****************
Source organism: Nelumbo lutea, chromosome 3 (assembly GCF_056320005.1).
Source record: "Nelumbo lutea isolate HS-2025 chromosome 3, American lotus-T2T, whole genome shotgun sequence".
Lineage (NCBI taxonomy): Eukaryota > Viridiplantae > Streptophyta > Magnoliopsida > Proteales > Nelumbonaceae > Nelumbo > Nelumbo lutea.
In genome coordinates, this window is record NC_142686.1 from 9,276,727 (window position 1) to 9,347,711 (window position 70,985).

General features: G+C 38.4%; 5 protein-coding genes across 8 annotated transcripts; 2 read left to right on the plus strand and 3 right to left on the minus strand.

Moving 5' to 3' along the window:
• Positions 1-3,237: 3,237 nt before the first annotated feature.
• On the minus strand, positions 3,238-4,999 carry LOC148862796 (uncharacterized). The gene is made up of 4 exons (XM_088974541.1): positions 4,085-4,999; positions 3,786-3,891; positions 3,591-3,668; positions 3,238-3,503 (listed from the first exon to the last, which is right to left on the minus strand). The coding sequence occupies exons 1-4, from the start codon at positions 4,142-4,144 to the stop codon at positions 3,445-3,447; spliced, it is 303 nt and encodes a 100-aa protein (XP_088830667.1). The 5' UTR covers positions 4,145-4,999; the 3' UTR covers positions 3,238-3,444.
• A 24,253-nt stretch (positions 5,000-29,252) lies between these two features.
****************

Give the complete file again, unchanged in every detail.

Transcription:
Source organism: Nelumbo lutea, chromosome 3 (assembly GCF_056320005.1).
Source record: "Nelumbo lutea isolate HS-2025 chromosome 3, American lotus-T2T, whole genome shotgun sequence".
Lineage (NCBI taxonomy): Eukaryota > Viridiplantae > Streptophyta > Magnoliopsida > Proteales > Nelumbonaceae > Nelumbo > Nelumbo lutea.
In genome coordinates, this window is record NC_142686.1 from 9,276,727 (window position 1) to 9,347,711 (window position 70,985).

General features: G+C 38.4%; 5 protein-coding genes across 8 annotated transcripts; 2 read left to right on the plus strand and 3 right to left on the minus strand.

Moving 5' to 3' along the window:
• Positions 1-3,237: 3,237 nt before the first annotated feature.
• On the minus strand, positions 3,238-4,999 carry LOC148862796 (uncharacterized). The gene is made up of 4 exons (XM_088974541.1): positions 4,085-4,999; positions 3,786-3,891; positions 3,591-3,668; positions 3,238-3,503 (listed from the first exon to the last, which is right to left on the minus strand). The coding sequence occupies exons 1-4, from the start codon at positions 4,142-4,144 to the stop codon at positions 3,445-3,447; spliced, it is 303 nt and encodes a 100-aa protein (XP_088830667.1). The 5' UTR covers positions 4,145-4,999; the 3' UTR covers positions 3,238-3,444.
• A 24,253-nt stretch (positions 5,000-29,252) lies between these two features.